“We are seeing an exodus from higher-priced, smaller-sized rentals because residents want space,” Jogia explains. “They’re moving farther out to get the exact same value that arguably in a market like Calgary we can probably provide one kilometre out of the downtown core, versus in Toronto, where you have to go 20 kilometres out of the core.”

Most of Avenue Living’s assets are from the 1980s and 1990s, which means their apartment sizes are much bigger than the majority of downtown high-rises, and also less expensive to rent. The company targets frontline and essential workers — those making $15 to $50 an hour — as tenants, and the company buys in places such as the Prairies where those hourly wages can go a longer way. Besides wanting value, its tenants are also looking for safety and security for themselves and their families.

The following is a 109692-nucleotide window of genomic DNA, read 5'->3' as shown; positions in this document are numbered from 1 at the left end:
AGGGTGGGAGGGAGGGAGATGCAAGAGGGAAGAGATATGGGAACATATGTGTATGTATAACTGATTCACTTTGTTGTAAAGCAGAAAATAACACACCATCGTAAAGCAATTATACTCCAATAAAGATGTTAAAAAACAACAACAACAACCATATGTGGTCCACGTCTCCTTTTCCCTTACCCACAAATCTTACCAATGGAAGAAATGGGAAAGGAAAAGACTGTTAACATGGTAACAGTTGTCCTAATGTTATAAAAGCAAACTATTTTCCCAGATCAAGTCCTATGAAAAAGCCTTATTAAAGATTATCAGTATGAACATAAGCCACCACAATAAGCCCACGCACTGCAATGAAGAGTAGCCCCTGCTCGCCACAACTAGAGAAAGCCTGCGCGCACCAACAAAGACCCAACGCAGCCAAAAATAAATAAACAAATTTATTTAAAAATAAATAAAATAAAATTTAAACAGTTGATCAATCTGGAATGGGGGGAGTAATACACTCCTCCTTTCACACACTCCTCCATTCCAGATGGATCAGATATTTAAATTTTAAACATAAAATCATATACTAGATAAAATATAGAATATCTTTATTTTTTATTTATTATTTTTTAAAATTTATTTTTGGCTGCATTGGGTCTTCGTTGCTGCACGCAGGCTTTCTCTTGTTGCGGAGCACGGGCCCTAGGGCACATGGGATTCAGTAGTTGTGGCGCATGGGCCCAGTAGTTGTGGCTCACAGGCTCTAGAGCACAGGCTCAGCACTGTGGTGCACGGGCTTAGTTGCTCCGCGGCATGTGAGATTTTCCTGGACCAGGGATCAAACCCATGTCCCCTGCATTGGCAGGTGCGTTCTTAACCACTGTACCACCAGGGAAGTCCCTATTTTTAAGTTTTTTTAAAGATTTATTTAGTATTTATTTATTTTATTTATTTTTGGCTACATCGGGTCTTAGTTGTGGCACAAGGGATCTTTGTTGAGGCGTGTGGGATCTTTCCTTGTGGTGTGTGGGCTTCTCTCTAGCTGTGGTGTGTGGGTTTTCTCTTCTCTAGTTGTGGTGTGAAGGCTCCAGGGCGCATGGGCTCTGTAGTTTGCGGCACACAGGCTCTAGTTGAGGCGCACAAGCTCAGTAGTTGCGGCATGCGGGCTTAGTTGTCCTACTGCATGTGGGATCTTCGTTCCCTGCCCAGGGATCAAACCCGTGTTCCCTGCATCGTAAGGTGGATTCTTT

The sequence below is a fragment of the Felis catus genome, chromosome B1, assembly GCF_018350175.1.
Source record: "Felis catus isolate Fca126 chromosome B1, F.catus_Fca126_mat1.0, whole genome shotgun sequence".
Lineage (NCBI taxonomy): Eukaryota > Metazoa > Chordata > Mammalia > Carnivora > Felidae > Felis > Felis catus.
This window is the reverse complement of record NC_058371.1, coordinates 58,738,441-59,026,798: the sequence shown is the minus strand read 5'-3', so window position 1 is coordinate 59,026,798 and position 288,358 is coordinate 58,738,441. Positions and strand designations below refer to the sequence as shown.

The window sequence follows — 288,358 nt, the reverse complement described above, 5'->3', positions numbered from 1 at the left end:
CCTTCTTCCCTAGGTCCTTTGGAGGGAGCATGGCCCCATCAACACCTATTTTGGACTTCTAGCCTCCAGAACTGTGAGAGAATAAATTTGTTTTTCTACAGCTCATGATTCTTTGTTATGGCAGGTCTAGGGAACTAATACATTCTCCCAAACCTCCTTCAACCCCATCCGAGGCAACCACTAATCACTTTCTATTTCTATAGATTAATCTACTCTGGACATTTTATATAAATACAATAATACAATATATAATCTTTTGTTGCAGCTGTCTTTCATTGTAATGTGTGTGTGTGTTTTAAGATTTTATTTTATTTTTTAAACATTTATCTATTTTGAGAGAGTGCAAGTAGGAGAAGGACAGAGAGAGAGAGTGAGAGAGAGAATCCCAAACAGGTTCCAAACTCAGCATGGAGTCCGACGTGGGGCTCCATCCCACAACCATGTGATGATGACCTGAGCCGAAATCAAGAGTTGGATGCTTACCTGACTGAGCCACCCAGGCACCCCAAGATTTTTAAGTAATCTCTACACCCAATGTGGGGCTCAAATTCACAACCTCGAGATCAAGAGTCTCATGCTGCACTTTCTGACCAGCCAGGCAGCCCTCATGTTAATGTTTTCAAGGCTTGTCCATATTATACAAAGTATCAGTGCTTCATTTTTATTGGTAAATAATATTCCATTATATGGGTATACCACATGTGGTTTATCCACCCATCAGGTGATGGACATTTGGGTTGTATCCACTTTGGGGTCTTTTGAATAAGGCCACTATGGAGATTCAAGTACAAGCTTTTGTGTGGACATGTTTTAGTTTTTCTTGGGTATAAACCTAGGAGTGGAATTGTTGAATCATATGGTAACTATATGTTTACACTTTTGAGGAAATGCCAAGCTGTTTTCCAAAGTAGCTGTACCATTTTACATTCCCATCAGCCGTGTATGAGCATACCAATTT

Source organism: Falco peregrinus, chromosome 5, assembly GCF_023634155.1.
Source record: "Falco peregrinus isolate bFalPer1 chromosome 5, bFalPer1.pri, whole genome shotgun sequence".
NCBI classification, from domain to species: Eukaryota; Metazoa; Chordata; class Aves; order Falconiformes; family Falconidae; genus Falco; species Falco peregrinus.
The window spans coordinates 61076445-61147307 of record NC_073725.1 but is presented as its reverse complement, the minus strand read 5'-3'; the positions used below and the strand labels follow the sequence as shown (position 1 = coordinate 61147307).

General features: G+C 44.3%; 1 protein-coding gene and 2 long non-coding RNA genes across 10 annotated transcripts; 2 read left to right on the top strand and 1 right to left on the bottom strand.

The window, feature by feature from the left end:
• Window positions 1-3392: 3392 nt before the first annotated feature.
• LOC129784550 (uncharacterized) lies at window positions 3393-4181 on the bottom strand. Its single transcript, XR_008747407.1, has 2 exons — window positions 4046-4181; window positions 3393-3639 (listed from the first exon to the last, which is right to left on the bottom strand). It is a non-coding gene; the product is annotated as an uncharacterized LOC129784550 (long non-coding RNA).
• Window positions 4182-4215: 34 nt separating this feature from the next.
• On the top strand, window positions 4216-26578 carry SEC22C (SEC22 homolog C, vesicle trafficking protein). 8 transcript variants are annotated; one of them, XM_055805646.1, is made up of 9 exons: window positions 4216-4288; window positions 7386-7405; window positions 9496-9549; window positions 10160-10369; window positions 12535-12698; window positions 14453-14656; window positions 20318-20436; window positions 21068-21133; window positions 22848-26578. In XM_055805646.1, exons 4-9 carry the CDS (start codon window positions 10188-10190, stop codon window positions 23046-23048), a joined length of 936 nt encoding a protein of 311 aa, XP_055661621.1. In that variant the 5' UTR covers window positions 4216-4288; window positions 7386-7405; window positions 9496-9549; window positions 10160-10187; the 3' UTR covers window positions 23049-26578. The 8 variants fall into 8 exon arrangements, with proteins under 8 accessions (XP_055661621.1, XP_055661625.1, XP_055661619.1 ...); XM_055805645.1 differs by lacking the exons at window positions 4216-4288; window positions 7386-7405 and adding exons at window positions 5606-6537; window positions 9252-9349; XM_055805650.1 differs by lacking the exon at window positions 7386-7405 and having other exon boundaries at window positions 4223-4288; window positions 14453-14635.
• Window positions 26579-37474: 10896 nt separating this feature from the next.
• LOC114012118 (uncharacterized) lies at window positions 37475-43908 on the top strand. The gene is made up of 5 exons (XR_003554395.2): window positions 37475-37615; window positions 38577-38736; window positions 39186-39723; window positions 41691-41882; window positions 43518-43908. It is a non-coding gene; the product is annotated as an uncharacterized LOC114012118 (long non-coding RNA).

“When we invest in older stock, we’re typically buying it well below replacement cost,” Jogia says. “We’re able to invest hard dollars into improvement and betterment, bringing properties up to a certain standard. Then we apply our proprietary management to them.”

New asset owners

Another change he’s seen is around real estate ownership. The massive generational wealth transfer between baby boomers and their children is opening up new opportunities. Much of this generation’s wealth resides in real estate, leaving the next generation with assets many don’t want to run. The one-off owner-operator model is slowly dying out, making way for companies that can satisfy today’s tenant needs, he says.

With more people at home, tenants are demanding better amenities, whether it’s parking, stronger Wi-Fi, more security cameras keeping an eye on people’s property or faster response times to fix issues. Small-scale multi-family operators don’t want to deal with the additional costs that go into providing better service.